"Tui has said after this term, he is done": Village mayor

The village mayor of Lepa, Utaulu Konelio, says the Prime Minister has won the support of elders from the constituency he has represented since 1980 and assured them this will be his final term in office. 

The comments come after a ruling from the Lands and Titles Court (L.T.C.) reversing the banishment of  Tuula Kilivi Lafi Tuitui, often mooted as a potential candidate to run against Prime Minister Tuilaepa Dr. Sa'ilele Malielegaoi.

But in an interview with the Samoa Observer, Utaulu, who is Kilivi’s uncle, said their district – composed of Aufaga, Lepa, Lealaalatele, Siupapa and Saleapaga – had unanimously decided to support Prime Minister Tuilaepa Sailele Dr. Malielegaoi.

He said that Tuilaepa had told senior villagers this would be his final run for office. 

“This is his last run for office. So for this district, it’s done. It has already been decided. Tui (Tuilaepa) has said after this term, he is done. So the villages in the district have met and it’s unanimous, as I said before – we are going to support him for the next five years,” said Utaulu.

“After that, he is done. There are a lot of people who wish to run for Parliament from the villages in our district. All the villages in our district wish to have a Member of Parliament in office. It can’t just be Lepa, Lepa, Lepa. So we have already informed the people who wish to run to please have patience. We will give the toeaina (the old man) the next five years to complete what he is working on and afterward those people will be free to run.”

It was not possible to seek comment from the Prime Minister late on Friday evening. 

Lepa, he said, has a number of people in government positions that are eyeing the seat in Parliament for their district.

“But they [the candidates] have all been blocked. There are a lot of good candidates here with impressive credentials but the district and the village have blocked them from running. We will give this opportunity to the old man to finish his work,” Utaulu told the Observer.

As for the Prime Minister and anyone else who wishes to run for political office from Lepa, the village has spoken.

“There are many who want to run for political office from here,” said Utaulu.

But the Prime Minister has already met with village leaders and informed them that this is his last bid as leader of the country for the next five years.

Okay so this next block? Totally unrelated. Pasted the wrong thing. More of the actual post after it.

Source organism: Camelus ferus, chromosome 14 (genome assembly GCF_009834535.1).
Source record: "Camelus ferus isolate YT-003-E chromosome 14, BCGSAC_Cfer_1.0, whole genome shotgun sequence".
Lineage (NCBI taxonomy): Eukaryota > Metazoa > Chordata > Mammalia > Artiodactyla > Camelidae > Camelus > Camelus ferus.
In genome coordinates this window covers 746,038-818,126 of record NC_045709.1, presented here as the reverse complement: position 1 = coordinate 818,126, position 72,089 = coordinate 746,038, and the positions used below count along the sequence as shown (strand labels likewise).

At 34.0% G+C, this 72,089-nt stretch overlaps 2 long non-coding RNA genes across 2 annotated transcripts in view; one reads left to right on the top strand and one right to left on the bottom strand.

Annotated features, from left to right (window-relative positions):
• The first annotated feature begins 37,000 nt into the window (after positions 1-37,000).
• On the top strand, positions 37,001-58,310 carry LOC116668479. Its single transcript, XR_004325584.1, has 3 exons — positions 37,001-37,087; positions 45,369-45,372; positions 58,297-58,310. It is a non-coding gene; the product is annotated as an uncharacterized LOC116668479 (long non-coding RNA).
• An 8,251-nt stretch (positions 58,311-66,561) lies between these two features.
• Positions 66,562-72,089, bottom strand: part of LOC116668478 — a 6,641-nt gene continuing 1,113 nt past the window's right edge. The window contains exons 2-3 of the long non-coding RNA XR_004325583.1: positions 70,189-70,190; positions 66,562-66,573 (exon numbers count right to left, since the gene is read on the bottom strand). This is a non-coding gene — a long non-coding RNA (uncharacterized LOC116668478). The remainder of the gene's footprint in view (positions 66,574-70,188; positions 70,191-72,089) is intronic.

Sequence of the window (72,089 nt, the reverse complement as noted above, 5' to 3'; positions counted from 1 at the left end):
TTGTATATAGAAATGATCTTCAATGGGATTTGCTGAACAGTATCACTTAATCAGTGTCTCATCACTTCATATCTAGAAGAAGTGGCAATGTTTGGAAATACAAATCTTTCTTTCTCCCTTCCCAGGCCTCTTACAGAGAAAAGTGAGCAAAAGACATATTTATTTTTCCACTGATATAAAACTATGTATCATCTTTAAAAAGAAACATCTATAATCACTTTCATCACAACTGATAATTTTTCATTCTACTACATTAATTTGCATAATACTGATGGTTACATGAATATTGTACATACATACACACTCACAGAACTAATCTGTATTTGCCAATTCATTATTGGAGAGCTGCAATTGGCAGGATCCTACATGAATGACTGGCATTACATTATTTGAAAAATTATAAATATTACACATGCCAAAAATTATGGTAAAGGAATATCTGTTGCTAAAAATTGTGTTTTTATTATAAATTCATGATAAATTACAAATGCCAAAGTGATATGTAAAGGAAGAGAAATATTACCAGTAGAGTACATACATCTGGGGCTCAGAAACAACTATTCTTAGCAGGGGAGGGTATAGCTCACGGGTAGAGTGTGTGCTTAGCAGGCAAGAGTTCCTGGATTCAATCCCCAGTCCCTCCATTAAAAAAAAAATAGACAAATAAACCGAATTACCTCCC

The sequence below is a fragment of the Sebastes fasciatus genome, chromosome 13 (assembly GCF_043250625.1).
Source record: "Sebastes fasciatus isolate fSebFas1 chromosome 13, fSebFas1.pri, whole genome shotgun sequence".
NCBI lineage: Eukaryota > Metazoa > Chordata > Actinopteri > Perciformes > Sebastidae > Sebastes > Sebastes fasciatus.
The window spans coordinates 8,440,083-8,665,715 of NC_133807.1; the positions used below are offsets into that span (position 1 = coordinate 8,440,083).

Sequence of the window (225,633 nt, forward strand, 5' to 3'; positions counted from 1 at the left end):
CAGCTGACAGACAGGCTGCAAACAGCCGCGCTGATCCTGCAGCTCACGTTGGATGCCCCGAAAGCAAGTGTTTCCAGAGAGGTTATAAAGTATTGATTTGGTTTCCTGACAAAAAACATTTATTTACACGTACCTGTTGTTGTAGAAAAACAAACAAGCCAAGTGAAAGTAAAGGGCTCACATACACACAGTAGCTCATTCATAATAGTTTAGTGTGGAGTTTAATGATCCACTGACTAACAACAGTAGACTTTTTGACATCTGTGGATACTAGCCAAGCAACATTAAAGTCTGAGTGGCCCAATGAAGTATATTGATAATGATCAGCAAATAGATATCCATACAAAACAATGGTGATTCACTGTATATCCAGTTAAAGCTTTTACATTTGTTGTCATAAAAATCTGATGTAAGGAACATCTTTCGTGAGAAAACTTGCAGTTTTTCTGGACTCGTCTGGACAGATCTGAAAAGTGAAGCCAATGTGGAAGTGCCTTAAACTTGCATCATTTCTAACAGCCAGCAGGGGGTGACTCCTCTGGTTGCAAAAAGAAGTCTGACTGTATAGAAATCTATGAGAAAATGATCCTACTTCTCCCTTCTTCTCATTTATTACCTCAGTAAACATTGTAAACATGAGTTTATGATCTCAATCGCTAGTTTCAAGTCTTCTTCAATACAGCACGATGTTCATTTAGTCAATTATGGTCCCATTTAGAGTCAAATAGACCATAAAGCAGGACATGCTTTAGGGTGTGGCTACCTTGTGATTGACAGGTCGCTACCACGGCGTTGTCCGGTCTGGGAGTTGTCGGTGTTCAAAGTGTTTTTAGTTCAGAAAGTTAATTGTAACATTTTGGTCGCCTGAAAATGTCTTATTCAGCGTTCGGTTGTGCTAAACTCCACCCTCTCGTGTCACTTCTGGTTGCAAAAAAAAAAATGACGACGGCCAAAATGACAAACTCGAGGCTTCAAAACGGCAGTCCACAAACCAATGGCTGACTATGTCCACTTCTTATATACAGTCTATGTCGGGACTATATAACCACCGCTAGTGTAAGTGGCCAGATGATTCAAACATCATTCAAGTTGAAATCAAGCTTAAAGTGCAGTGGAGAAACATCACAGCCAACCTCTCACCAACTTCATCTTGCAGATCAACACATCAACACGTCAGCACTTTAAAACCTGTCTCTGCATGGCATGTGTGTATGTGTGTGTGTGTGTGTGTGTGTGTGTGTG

“[Firstly], it’s already been decided and the village has decided that the person who chooses to violate this decision of the village will be fined. The fine is hefty – five cows and 100 pigs if someone impedes on this decision which the village has unanimously agreed upon,” he said.

“Tulua Kilivi is a matai of this village. His family was banished from the village. My matai title Utaulu, it is a title from Siupapa. But in [...Saleapaga], there is the matai title of Tuula…he was banished from Saleapaga…we don’t know why he was banished from the village.”

Matai of Saleapaga say that Tu’ula cannot run because he has not rendered monotaga to the village, Utaulu added.

“The second reason he cannot run is that the matai of Saleapaga have said Tuula Kilivi has not rendered monotaga. So there are two things that prohibit Tuula from running for political office,” he said.

Utaulu and Tuula Kiliri’s mother are brother and sister.

As village Mayor, Utaulu is tasked with signing off on documents when anyone in the village seeks to run for political office, he said.

His sister, who lives in Vaitele, has asked to meet with him to discuss Tu’ula’s potential bid to run against the Prime Minister for the seat in Parliament from their district.

“But it cannot be done. Tuula Kilivi cannot run,” Utaulu said.

“So I will meet with my sister [on Saturday]  in Vaitele so we can have a conversation. But the truth is he cannot run. So these are the reasons he cannot run – that [...] he has not rendered monotaga.”

He noted that Tuula Kilivi was banished from Saleapaga by the village council.

Tuula could not be contacted for comment on Friday. 

Utaulu said their support for Tuilaepa came despite reservations about reforms for the L.T.C. bills being discussed in Parliament. The Parliamentary Committee soliciting feedback on major reforms to the court has not yet come to Lepa, he said.

“Our district has met and we discussed that. A lot of matai oppose the bills, particularly the point where the number of sa’o is limited to five. A lot of the matai oppose that. That is none of the Government’s business. That is a family matter,” saidUtaulu.



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